Six UCL researchers awarded ERC Consolidator Grants
29 November 2018
Six researchers from UCL have secured highly prestigious EU funding for the next five years.
The European Research Council (ERC) bestows the Consolidator Grants to outstanding researchers who have a promising scientific track record, and between 7-12 years of experience after the completion of their doctorates.
The six recipients from UCL are:
- Professor Francesca Cacucci (UCL Neuroscience, Physiology and Pharmacology) - Learning to remember: the development of the neural mechanisms supporting memory processing
- Dr Gabriella Conti (UCL Economics) - The Developmental Origins of Health: Biology, Shocks, Investments, and Policies
- Dr Aikaterini Fotopoulou (UCL Clinical, Health & Educational Psychology) – METABODY: Body Metacognition, Mentalization and Metamorphosis
- Dr Andrew Pontzen (UCL Physics & Astronomy) - Understanding the diversity of galaxy morphology in the era of large spectroscopic surveys
- Professor Uta Schoenberg (UCL Economics) – Wage inequality within and across firms: The role of market forces, government and firm policies
- Dr Martin Weidner (UCL Economics) - High-Dimensional Inference for Panel and Network Data
The ERC will award a total of 291 consolidator grants as part of its EU Horizon 2020 research programme. The fund is worth a total of €573 million and will have a far-reaching impact on science and beyond. Of this figure, €11.5 million will be given to UCL projects, bringing UCL’s total amount of ERC funding received this year to just under €20m (£16m).
The recipients of the new Horizon 2020 awards come from 21 countries across Europe. Six of the 55 grants awarded to UK institutions have been given to UCL researchers.
Other countries recognised include Germany, which will receive 38 grants, France (32) and Switzerland (29).
The research initiatives chosen cover a wide range of topics in physical sciences and engineering, life sciences, as well as social sciences and humanities.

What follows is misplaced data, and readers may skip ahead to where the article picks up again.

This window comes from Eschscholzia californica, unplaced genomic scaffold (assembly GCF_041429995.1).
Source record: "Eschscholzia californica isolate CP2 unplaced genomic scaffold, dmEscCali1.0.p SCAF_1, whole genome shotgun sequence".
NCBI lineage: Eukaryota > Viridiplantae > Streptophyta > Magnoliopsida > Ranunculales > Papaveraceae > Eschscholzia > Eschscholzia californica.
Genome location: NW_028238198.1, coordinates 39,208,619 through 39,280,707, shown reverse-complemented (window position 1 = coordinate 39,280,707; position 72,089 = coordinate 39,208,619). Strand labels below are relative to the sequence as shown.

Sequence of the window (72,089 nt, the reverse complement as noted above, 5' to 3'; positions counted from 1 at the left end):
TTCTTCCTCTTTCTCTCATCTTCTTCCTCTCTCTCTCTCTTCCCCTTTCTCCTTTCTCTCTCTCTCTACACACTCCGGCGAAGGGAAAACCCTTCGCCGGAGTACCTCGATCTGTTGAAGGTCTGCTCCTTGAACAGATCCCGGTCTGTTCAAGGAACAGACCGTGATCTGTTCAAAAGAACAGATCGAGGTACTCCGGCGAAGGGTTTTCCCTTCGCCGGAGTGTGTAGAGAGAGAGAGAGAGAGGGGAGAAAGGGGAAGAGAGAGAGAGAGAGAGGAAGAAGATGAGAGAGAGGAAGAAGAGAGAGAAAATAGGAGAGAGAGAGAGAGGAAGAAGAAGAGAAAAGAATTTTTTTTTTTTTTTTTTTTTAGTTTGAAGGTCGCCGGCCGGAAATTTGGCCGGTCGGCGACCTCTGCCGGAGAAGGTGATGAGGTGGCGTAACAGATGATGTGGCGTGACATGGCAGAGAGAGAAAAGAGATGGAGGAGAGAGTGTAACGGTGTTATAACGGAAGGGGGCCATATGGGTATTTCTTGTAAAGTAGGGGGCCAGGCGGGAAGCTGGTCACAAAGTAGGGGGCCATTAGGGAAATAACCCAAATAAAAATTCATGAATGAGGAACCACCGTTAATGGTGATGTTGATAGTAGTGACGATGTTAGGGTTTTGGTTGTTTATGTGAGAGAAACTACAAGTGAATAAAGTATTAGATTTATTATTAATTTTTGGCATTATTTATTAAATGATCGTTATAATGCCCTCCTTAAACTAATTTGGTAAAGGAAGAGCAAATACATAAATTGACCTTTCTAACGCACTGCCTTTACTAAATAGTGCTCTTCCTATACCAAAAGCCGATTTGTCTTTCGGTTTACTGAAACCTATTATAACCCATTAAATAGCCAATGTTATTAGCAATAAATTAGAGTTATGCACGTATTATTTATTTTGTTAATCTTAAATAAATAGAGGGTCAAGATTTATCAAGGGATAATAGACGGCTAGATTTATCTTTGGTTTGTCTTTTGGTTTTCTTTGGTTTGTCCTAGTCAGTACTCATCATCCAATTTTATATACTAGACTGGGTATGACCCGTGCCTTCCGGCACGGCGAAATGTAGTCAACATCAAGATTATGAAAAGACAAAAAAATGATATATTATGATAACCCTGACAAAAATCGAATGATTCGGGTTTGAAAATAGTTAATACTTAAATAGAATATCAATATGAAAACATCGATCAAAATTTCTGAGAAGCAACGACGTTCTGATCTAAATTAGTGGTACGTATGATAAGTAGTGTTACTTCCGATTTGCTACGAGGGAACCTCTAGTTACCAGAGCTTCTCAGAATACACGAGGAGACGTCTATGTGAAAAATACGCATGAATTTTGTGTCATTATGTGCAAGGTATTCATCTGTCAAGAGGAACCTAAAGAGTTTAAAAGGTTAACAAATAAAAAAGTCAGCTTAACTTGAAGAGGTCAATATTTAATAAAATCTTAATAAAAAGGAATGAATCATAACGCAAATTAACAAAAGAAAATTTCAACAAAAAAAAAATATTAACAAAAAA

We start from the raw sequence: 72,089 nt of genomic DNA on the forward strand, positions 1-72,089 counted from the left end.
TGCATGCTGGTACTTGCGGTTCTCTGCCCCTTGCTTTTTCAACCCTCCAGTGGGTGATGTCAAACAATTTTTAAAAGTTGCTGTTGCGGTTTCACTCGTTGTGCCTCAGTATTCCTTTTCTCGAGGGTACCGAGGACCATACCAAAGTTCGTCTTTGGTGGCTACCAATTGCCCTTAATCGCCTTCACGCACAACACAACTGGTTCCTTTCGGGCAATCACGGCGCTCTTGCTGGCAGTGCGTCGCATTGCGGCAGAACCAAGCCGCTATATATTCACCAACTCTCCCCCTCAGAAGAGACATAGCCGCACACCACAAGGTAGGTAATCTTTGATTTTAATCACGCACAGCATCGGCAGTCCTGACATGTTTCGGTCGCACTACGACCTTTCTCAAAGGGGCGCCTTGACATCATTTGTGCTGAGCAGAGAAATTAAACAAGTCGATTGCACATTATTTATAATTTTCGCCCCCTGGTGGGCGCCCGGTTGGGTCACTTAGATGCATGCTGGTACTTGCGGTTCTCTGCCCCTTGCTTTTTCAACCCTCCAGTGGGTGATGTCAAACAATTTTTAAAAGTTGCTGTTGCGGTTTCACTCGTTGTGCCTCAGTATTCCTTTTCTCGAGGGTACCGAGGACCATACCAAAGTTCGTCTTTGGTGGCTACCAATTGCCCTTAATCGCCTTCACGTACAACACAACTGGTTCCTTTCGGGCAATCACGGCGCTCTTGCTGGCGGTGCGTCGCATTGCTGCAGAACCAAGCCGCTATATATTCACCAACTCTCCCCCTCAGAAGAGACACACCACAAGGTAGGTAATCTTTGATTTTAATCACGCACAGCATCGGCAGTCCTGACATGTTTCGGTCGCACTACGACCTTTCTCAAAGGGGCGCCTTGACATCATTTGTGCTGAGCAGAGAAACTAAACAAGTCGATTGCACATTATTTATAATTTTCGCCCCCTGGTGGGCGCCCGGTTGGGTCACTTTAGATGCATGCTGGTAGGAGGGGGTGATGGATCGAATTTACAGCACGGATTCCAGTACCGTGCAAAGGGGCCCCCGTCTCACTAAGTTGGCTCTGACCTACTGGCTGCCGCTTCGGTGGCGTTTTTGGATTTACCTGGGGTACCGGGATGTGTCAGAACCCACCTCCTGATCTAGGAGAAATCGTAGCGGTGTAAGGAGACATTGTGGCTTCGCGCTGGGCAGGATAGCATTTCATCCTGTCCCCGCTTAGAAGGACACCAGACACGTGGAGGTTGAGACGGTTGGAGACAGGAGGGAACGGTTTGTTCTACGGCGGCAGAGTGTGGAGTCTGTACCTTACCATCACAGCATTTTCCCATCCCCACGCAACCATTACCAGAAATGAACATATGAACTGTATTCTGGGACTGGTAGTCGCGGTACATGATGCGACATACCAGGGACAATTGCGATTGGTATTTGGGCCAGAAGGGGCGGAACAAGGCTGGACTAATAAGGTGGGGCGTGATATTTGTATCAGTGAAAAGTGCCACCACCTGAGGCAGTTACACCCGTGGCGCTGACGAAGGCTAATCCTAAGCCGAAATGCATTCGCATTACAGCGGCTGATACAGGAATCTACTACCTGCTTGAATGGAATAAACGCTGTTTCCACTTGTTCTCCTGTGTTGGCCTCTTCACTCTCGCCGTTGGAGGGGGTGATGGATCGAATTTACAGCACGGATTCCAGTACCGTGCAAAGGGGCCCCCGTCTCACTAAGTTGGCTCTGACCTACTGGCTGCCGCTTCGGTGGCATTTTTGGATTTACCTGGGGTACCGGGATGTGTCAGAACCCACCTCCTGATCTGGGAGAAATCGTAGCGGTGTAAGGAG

Professor David Price, UCL’s Vice-Provost for Research, said: “We are delighted to have six of our mid-career academics receive this funding.
“Securing this prestigious funding will enable them to develop their new ideas, and to explore important themes and issues that affect the lives of citizens.
“The EU’s research programmes are a vital part of UCL’s long-standing reputation for research excellence. Despite Brexit, UCL remains committed to maintaining close links with its European partners.”
Since the start of Horizon 2020, UCL has been awarded 347 projects totalling €216 million. Since the 2016 EU referendum, UCL’s participation and success rates under Horizon rates have remained high averaging at 21%, which is more than double the European average.
Carlos Moedas, European Commissioner for Research, Science and Innovation, said: "This EU grant provides a real boost to research and innovation in Europe because it gives top scientists the chance to take risks and pursue their best and maybe wildest ideas. I am pleased to see these ERC grants will support such a diverse group of people of forty nationalities working in over twenty countries and that the list of grantees also reflects that we have many excellent women scientists in Europe."